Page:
Monday, June 10, 2013

One million bones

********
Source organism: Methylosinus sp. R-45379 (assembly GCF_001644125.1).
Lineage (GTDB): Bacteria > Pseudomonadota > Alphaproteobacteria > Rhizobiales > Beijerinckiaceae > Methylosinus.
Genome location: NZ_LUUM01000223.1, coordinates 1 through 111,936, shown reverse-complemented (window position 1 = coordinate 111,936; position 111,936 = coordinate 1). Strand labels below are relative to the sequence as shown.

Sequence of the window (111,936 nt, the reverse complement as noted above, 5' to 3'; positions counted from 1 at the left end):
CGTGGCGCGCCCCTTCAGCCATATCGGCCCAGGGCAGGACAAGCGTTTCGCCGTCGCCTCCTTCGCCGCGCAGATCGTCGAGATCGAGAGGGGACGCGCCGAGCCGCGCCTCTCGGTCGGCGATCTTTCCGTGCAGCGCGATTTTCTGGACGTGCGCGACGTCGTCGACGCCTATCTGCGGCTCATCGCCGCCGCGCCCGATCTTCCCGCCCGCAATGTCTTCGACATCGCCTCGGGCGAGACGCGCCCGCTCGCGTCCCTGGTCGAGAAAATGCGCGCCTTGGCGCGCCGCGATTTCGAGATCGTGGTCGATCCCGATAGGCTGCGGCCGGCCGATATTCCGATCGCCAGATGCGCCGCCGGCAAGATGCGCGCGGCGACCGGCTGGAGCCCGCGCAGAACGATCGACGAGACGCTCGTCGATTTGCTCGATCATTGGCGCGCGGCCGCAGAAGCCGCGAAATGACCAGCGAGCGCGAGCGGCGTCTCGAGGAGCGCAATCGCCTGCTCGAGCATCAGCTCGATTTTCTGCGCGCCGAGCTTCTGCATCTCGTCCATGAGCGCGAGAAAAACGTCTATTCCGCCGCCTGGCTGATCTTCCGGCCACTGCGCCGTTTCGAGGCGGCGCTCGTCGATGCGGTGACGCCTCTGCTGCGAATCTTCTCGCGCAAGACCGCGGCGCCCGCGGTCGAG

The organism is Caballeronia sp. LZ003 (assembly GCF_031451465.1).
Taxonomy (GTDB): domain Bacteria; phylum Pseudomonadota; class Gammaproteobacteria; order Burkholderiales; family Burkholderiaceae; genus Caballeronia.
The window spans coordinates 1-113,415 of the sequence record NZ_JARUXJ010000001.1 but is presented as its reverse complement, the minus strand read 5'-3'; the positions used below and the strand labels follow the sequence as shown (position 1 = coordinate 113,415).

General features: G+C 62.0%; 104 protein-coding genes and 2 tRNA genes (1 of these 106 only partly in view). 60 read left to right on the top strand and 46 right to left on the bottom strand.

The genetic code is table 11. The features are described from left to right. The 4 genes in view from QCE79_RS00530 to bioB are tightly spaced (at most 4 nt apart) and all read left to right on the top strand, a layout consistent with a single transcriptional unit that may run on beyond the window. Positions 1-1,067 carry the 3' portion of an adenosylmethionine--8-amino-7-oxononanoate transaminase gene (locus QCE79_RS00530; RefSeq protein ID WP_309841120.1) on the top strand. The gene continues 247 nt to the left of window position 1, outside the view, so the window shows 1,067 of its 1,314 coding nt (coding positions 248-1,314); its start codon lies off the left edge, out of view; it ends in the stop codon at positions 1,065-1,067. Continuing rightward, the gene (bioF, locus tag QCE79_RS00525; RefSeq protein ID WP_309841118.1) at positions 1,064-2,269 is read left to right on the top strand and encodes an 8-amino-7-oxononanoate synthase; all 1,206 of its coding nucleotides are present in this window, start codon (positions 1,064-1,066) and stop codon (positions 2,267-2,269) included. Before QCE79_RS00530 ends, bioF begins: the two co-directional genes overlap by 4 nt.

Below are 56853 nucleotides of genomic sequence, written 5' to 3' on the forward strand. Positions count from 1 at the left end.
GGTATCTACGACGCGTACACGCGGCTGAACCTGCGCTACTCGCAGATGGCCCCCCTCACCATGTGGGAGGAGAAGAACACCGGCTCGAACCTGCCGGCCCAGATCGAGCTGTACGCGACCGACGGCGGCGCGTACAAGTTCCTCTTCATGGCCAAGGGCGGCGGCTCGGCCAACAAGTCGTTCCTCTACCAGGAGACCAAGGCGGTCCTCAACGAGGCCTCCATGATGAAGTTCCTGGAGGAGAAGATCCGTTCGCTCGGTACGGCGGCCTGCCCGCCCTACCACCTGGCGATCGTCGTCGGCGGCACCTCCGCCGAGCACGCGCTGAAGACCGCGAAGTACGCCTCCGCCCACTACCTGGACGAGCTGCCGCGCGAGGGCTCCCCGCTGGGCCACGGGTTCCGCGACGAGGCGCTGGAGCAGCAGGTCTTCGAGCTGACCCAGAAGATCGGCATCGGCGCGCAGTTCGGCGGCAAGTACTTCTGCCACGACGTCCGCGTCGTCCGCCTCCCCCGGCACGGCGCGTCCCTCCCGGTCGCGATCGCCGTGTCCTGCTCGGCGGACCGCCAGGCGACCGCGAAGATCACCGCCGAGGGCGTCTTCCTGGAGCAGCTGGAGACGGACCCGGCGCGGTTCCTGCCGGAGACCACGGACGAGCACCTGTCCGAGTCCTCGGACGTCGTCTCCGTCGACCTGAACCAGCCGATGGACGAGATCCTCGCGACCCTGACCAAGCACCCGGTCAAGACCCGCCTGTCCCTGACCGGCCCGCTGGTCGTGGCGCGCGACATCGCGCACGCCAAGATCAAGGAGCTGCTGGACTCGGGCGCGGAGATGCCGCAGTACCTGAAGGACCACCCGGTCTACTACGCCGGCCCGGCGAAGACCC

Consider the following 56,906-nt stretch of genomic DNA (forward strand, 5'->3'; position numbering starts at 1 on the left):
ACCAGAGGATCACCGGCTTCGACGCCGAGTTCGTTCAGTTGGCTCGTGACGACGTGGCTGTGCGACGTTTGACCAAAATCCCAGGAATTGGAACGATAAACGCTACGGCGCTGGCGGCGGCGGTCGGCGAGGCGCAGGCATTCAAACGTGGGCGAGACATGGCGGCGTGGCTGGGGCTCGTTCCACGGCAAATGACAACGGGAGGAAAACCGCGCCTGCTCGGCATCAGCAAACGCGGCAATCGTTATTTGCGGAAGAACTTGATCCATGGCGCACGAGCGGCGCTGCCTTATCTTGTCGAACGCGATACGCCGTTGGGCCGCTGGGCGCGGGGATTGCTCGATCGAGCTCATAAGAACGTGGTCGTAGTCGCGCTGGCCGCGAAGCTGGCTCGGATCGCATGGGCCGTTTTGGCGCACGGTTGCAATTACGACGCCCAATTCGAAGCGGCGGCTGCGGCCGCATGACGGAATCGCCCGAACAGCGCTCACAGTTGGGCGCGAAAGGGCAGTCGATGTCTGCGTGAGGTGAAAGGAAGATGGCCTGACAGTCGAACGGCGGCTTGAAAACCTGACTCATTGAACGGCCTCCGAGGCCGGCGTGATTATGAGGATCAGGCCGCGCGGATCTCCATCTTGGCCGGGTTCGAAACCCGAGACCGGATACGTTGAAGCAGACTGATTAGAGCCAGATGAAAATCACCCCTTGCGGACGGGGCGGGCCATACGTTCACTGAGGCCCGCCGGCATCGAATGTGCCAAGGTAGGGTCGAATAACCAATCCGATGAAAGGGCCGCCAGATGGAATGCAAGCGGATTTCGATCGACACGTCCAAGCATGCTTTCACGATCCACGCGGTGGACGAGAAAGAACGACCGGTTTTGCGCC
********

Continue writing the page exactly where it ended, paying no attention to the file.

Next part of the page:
"I wish you were here to see this," wrote my friend Jody Arlington in an e-mail yesterday that included the photo above. Jody – who is now reviewing graphic novels for NPR – and I have been to many art exhibits together in and around Washington, D.C. This striking installation is a carpet of 1,018,260 human bones placed on the National Mall by volunteers on Saturday morning and on display until this afternoon. The bones are not real (they have been hand-crafted from diverse materials by many contributing artisans), but the genocide that they symbolize is real. New Mexico-based and socially conscious artist Naomi Natale began her project "One Million Bones" (VIDEOS HERE) in 2010 to raise awareness of the mass killing in Sudan, Congo, Burma, and Somalia. With preview installations in Albuquerque in New Orleans, the event on the National Mall began with the bone-laying ceremony and included a candlelight vigil, performances, and speeches by experts on human rights. "Natale hopes that viewers will not only confront a powerful, if morbid, symbol of faraway suffering, but recognize the fragility of our own lives, and our connectedness to victims we only hear about on the news. 'We belong to each other,' she says."

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